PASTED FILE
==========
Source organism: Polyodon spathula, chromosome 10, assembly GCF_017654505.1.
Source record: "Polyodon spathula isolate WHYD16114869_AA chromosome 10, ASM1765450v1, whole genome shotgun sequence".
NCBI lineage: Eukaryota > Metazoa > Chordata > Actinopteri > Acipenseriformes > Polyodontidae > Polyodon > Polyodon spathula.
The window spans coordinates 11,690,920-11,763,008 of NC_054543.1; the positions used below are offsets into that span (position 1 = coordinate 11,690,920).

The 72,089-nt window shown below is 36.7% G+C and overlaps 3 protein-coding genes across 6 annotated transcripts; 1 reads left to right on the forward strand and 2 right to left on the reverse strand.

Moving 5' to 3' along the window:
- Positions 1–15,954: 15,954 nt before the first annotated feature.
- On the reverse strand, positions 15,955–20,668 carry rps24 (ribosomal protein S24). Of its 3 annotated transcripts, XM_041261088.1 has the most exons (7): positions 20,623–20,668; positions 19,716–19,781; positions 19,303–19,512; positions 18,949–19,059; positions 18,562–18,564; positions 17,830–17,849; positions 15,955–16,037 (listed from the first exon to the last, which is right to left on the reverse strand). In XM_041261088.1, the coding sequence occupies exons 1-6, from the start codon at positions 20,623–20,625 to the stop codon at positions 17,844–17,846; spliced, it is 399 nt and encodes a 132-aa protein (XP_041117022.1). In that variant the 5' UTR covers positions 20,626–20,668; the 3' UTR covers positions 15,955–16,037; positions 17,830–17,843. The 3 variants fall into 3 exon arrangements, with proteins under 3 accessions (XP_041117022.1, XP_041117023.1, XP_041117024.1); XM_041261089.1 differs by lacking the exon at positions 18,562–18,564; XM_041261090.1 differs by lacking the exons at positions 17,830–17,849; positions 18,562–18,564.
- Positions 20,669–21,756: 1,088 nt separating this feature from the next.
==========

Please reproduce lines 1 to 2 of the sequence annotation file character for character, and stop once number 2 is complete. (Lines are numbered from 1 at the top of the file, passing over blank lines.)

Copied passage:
Source organism: Polyodon spathula, chromosome 10, assembly GCF_017654505.1.
Source record: "Polyodon spathula isolate WHYD16114869_AA chromosome 10, ASM1765450v1, whole genome shotgun sequence".